Cecil Young

Place of Birth
Heaton Norris

  • Birth date:  30 April 1889 at Manchester
  • Baptism: 5 June 1889 St James, Birch in Rusholme.
  • Death date:  1 May 1977 
  • 1952-1953: President of the Manchester Society of Architects

William Cecil Young was born on 30 April 1889 the son of William James Young and Mary Emma and was articled to Richard Bassnett Preston (qv). Of his pupillage he later wrote:

As an articled pupil of the Diocesan Surveyor for Manchester, Richard Bassnett Preston (qv), my outlook was very restricted. The practice was almost exclusively concerned with neo-Gothic churches, with the occasional rectory; to quote Cecil Stewart “impeccably correct in detail, built to last until the Day of Judgement, and very, very dull!”: built generally of Accrington bricks, with terra -cotta window jambs, mullions and tracery and internally arcades of the same materials. The terra cotta blocks, filled with fine concrete, simulated the stone dressings of a Gothic building. Open timber roofs of Oregon pine covered with Westmorland slates ensured that no harm should come to the structure below. Woodwork fittings were detailed meticulously, leaving little enjoyment or scope to the craftsman.  [MSA Reminiscences: Cecil Young].

He was awarded the RIBA Pugin Prize in 1914, duly recorded in the architectural press:  There are five sets of drawings sent in for the Pugin Prize this year, and the winner of the prize, Mr Young, has certainly produced four strainers of remarkably interesting drawings. The tower of St. Mary Magdalene, Gedney, Lincolnshire, may be taken as a typical specimen, and the excellent plans which are given of every part show a very complete study of the building. The same remark applies to most of the work, and the direct and simple form of perspective of St. Edith's Church, Anwick, and Elm Church, Cambridgeshire, seem most successful. His drawings of the glass from the Flodden Window, Middleton, Lancashire; and the pavement at Ely, show that his power of drawing detail in colour is quite up to the average. [Building News 13 February 1914 Page 217].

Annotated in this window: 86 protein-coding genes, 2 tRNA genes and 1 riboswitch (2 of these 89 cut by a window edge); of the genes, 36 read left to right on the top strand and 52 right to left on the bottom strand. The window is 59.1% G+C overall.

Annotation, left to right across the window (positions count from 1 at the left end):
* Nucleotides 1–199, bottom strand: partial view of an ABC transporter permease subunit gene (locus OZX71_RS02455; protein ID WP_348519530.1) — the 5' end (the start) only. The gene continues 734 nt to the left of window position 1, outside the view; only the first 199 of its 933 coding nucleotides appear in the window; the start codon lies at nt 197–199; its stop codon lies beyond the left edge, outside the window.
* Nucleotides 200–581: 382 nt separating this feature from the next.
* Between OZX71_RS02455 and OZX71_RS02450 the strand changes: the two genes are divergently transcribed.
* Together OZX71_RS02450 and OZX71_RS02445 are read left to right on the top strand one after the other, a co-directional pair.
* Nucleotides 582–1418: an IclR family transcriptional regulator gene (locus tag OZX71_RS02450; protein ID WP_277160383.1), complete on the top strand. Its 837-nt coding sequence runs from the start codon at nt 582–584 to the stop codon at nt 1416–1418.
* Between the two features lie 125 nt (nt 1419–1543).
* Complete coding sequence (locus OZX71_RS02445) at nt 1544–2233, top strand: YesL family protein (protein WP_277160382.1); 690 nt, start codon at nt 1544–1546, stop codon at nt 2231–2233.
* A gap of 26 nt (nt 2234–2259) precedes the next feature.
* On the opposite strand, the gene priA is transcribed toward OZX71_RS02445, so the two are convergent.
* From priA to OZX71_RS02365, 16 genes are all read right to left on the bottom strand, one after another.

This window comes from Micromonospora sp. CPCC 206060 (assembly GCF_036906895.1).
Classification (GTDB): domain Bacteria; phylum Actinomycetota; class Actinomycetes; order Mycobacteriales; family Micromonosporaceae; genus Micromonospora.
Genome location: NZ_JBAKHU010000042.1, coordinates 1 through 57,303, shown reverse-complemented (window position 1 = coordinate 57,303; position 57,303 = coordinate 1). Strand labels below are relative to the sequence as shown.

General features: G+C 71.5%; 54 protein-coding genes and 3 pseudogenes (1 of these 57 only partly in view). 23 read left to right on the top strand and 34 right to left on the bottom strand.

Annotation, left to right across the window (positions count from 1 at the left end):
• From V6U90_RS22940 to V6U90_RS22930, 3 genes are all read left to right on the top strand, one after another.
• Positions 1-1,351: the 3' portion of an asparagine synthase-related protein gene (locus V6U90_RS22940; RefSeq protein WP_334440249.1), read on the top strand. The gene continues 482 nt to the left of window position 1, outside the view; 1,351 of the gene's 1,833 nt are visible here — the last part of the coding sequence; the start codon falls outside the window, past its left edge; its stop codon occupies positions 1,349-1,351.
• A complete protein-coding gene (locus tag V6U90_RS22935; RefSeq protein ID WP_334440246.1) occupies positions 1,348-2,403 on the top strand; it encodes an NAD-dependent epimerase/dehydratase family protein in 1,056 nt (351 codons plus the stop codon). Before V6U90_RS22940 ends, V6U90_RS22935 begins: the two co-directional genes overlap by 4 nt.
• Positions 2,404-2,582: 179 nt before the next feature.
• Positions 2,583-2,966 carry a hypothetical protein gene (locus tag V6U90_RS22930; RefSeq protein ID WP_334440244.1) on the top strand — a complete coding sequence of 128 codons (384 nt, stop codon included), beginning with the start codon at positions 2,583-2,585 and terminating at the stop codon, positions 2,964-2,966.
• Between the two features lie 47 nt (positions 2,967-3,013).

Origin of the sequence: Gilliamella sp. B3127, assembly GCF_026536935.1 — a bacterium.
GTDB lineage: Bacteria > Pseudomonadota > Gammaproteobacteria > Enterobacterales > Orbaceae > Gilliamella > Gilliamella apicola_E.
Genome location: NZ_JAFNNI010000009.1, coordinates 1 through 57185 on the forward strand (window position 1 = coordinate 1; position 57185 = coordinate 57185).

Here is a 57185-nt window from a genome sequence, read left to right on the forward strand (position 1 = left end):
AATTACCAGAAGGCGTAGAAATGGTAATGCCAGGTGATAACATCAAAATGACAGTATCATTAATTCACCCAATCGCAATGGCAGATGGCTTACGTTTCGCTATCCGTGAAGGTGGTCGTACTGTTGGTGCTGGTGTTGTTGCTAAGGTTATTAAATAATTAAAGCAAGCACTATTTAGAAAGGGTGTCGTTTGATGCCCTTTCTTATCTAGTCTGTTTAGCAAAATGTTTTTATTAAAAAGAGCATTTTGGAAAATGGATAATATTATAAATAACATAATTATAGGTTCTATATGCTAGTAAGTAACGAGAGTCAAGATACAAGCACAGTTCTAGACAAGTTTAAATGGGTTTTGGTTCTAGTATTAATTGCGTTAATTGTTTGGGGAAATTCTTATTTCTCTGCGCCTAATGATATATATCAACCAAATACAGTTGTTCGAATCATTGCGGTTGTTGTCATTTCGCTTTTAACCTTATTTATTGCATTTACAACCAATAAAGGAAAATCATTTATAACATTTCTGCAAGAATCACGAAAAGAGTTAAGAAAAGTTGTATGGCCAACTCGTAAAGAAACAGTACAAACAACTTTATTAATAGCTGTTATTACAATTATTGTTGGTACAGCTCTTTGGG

In 1915 he began his association with Isaac Taylor, first as an assistant and later as partner in the firm of Taylor and Young; an association which would extend his entire professional career.

1915 : c/o Isaac Taylor 17 St Ann’s Square, Manchester
1919 : c/o Isaac Taylor 17 St Ann’s Square, Manchester
1922 : 19 Chapel Walks Manchester
1929 : (Taylor and Young) 19 Chapel Walks Manchester
1936 : (Taylor and Young) 19 Chapel Walks Manchester

1889 : Longsight Old Hall   
1915 : 17 King’s Drive Heaton Moor near Stockport
1919 : Sussex House Cedar Road Sutton Surrey
1977 : The Cottage Grange Road Bowdon Manchester (probate)

Reference : Building News 30 January 1914 Page 147
Reference :  Building News 13 February 1914 Page 217
Reference : Building News 27 March 1914 Page 434
Obituary :  RIBA Journal   v 84, Aug 1977, p 359 


Name Designation Formed Dissolved Location
Dunkerley Taylor and Young Architectural practice 1922 1927 Manchester
Taylor and Young Architectural practice 1919 1948 Manchester